TAC = QVW + AR 2 Q or TAC = QS + AR 2 Q

Solving for Q gives the following expressions: Q= 2 RA or Q = VW or S 2RA or Q = VW 2RA S
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Fixed Order Quantity Approach (Condition of Certainty): Simple EOQ Model
Where R = 3600 units V = $100; W = 25%; S (or VW)= $25; A = $200 per order Q= 2 RA VW or S or Q= 2RA VW 2*3600*$200 $100*25% Q = 240 units or Q= 2RA S 2*3600*$200 $25 Q = 240 units
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Figure 10-7 Sawtooth Models

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Table 10-1 Total Costs for Various EOQ Amounts

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Figure 10-8 Graphical Representation of the EOQ Example

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Fixed Order Quantity Approach (Condition of Certainty) 

Summary and Evaluation of the Fixed Order Quantity Approach: 
 

 

EOQ is a popular inventory model. EOQ doesn t handle multiple locations as well as a single location. EOQ doesn t do well when demand is not constant. Minor adjustments can be made to the basic model. Newer techniques will ultimately take the place of EOQ.
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Fixed Order Quantity Approach (Condition of Uncertainty)  

Uncertainty is a more normal condition.  Demand is often affected by exogenous factors---weather, forgetfulness, etc.  Lead times often vary regardless of carrier intentions. Examine out Figure 10-9.  Note the variability in lead times and demand.
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Figure 10-9 Fixed Order Quantity Model under Conditions of Uncertainty

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Fixed Order Quantity Approach (Condition of Uncertainty) 

Reorder Point A Special Note  With uncertainty of demand, the reorder point becomes the average daily demand during lead time plus the safety stock.  Examine Figure 10-9 again.

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Fixed Order Quantity Approach (Condition of Uncertainty) 

Uncertainty of Demand Affects Simple EOQ Model Assumptions: 
 

 



a constant and known replenishment time. constant cost/price, independent of order quantity or time. no inventory in transit costs. one item and no interaction among the inventory items. infinite planning horizon. no limit on capital availability.
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Table 10-2 Probability Distribution of Demand during Lead Time
Demand 100 units 110 120 130 140 150 160 Probability 0.01 0.06 0.24 0.38 0.24 0.06 0.01
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Table 10-3 Possible Units of Inventory Short or in Excess during Lead Time with Various Reorder Points
Actual Demand 100 100 110 120 130 140 150 160 0 -10 -20 -30 -40 -50 -60 110 10 0 -10 -20 -30 -40 -50 Reorder Points 120 130 140 20 10 0 -10 -20 -30 -40 30 20 10 0 -10 -20 -30 40 30 20 10 0 -10 -20 150 50 40 30 20 10 0 -10 160 60 50 40 30 20 10 0
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Table 10-3 Possible Units of Inventory Short or in Excess during Lead Time with Various Reorder Points
Actual Demand Probability

Reorder Points 100 0.0 -0.6 -4.8 -9.6 -3.0 -0.6 110 0.1 0 -2.4 -7.2 -2.4 -0.5 120 0.2 0.6 0 -3.8 -4.8 -1.8 -0.4 130 0.3 1.2 2.4 0 -2.4 -1.2 -0.3 140 0.4 1.8 4.8 3.8 0 -0.6 -0.2 150 0.5 2.4 7.2 7.6 2.4 0 -0.1 160 0.6 3.0 9.6 11.4 4.8 0.6 0
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100 110 120 130 140 150 160

0.01 0.06 0.24 0.38 0.24 0.06 0.01

-11.4 -7.6

Table 10-4 Calculation of Lowest-Cost Reorder Point Dmnd (e) (VW) (g) G=gw GR/Q TAC 100 0.0 0 30 $300 110 0.1 $2.50 20.1 $201 120 0.8 $20 10.8 $108 130 3.9 $97.50 3.9 $39 $585 140 10.8 150 20.1 160 30.0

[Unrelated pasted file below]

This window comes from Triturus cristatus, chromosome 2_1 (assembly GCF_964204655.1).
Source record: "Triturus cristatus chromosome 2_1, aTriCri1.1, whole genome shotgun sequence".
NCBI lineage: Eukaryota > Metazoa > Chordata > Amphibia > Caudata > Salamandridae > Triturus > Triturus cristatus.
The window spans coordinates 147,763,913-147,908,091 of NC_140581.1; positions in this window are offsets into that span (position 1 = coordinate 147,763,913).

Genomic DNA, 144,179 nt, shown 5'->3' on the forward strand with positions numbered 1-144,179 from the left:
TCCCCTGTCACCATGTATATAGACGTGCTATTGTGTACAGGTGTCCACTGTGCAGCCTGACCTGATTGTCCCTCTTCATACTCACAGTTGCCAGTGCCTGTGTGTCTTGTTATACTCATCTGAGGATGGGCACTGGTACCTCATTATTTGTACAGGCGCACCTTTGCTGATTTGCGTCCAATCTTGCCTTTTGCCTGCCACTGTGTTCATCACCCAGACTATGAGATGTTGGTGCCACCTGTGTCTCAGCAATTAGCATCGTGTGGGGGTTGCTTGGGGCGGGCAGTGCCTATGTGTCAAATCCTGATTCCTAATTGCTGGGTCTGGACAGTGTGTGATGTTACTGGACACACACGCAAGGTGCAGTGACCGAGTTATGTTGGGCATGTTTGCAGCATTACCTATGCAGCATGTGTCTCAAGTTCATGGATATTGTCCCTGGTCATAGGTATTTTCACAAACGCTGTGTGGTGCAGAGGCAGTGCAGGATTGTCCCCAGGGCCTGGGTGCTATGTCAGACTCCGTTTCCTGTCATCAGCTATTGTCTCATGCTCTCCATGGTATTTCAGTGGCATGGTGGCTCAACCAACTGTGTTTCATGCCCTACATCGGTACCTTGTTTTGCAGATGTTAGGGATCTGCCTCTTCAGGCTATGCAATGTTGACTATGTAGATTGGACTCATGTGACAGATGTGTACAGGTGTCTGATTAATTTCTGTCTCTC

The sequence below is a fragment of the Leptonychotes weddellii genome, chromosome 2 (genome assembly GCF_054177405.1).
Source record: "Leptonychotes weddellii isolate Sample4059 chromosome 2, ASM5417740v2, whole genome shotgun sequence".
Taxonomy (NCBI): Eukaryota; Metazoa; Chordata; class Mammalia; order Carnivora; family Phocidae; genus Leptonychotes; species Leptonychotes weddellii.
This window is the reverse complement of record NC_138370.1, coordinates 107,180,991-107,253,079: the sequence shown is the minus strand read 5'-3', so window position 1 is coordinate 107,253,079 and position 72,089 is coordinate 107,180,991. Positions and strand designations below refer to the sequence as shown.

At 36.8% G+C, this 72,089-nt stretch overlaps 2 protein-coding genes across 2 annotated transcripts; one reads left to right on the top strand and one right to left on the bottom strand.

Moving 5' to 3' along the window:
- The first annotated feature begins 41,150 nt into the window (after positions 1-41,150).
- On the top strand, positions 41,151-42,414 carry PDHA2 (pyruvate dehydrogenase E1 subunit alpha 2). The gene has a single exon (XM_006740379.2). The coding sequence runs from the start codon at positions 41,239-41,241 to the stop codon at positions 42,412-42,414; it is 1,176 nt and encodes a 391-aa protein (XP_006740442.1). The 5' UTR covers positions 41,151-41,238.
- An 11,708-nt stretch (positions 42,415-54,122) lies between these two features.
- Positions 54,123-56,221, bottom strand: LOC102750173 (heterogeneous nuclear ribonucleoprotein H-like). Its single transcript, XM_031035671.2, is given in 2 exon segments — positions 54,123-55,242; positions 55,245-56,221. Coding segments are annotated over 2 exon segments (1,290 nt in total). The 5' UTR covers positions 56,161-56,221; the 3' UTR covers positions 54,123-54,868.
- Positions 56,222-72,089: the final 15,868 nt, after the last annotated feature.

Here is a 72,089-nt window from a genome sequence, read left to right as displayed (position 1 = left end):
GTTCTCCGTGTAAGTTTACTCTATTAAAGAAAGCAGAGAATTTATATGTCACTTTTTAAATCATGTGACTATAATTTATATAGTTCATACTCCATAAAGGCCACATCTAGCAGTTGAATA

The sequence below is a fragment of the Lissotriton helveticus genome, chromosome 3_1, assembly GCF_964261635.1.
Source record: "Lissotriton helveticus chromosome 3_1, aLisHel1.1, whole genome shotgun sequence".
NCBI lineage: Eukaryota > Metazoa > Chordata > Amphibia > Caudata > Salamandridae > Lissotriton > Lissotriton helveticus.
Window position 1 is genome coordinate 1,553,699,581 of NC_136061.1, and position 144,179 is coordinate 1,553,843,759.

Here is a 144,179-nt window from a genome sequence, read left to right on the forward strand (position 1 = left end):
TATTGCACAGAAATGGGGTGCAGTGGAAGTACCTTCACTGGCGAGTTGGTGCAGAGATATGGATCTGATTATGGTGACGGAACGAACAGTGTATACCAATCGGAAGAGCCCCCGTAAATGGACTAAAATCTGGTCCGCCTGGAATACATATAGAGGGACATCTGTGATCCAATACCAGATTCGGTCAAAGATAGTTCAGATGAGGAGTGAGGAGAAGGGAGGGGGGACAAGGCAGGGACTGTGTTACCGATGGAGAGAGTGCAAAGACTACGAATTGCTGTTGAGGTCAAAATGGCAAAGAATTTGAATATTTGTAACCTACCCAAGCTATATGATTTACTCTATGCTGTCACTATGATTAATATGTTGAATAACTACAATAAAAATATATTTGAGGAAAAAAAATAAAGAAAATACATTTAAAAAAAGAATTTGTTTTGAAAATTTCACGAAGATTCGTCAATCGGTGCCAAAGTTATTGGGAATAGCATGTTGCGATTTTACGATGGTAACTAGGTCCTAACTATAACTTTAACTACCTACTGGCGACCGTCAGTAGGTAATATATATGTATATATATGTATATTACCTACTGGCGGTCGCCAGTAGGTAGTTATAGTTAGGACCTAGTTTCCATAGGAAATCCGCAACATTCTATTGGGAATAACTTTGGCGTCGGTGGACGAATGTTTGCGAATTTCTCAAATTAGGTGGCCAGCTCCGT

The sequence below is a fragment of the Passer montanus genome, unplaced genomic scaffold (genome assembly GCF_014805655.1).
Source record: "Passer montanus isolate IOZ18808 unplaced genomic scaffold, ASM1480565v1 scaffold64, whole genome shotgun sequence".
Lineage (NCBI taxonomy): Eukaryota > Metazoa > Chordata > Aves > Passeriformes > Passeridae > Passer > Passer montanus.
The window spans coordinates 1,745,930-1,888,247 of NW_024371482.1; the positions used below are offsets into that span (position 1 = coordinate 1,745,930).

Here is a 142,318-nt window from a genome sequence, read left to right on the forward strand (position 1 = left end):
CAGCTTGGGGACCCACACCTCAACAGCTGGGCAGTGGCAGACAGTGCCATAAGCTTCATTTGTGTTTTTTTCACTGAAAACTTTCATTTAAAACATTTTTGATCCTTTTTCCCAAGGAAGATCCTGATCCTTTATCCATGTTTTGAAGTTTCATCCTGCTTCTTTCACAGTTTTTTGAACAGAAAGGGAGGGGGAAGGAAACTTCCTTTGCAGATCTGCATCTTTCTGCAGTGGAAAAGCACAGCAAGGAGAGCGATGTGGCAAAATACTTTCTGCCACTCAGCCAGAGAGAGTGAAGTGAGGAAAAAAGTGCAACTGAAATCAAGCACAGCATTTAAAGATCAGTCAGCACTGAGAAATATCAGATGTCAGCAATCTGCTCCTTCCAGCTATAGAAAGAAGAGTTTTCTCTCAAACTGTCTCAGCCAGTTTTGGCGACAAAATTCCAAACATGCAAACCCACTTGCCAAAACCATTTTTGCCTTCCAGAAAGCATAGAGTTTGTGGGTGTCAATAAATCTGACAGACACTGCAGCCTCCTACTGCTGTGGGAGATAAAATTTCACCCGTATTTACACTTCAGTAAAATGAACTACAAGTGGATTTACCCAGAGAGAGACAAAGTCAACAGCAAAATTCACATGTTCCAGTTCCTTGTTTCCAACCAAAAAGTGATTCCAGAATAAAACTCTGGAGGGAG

$270 $502.50 $750 0.8 $8 $120 0.1 $1 $15 0.0 $0 $0

$4500 $3015 $1620

$4500 $3018 $1640 $682.50 $390 $517.50 $750
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Fixed Order Quantity Approach (Condition of Certainty): Expanded EOQ Model
Where R = 3600 units V = $100; W = 25%; A = $200 per order; G = 8 Q= 2 R(A + G) VW 2 * 3600 * ($200 + 8) $100 * 25% Q = approximately 242 units
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Fixed Order Quantity Approach (Condition of Certainty): Expanded EOQ Model
Where R = 3600 units V = $100; W = 25%; A = $200 per order; G = 8; Q = 242; e = 10.8
TAC = QVW + AR + eVW + GR 2 Q Q TAC = (242*$100*25%) + (200*3600) + (10.8*$100*25%) + (8*3600) 2 242 242 TAC = TAC = $3025 + $2975 + $270 + $119

$6389 (New value for TAC when uncertainty introduced)

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Fixed Order Quantity Approach (Condition of Uncertainty): Conclusions  

Following costs will rise to cover the uncertainty:  Stockout costs.  Inventory carrying costs of safety stock Results may or may not be significant.  In text example, TAC rose $389 or approximately 6.5%.  The greater the dispersion of the probability distribution, the greater the cost disparity.
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Figure 10-10 Area under the Normal Curve

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Table 10-5 Reorder Point Alternatives and Stockout Possibilities

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Fixed Order Interval Approach 
 

 

A second basic approach Involves ordering at fixed intervals and varying Q depending upon the remaining stock at the time the order is placed. Less monitoring than the basic model Examine Figure 10-11. Amount ordered over each five weeks in the example varies each week.
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Figure 10-11 Fixed Order Interval Model (with Safety Stock)

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Summary and Evaluation of EOQ Approaches to Inventory Management 

Four basic inventory models: 
  

Fixed quantity/fixed interval Fixed quantity/irregular interval Irregular quantity/fixed interval Irregular quantity/irregular interval  

Where demand and lead time are known, basic EOQ or fixed order interval model best. If demand or lead time varies, then safety stock model should be used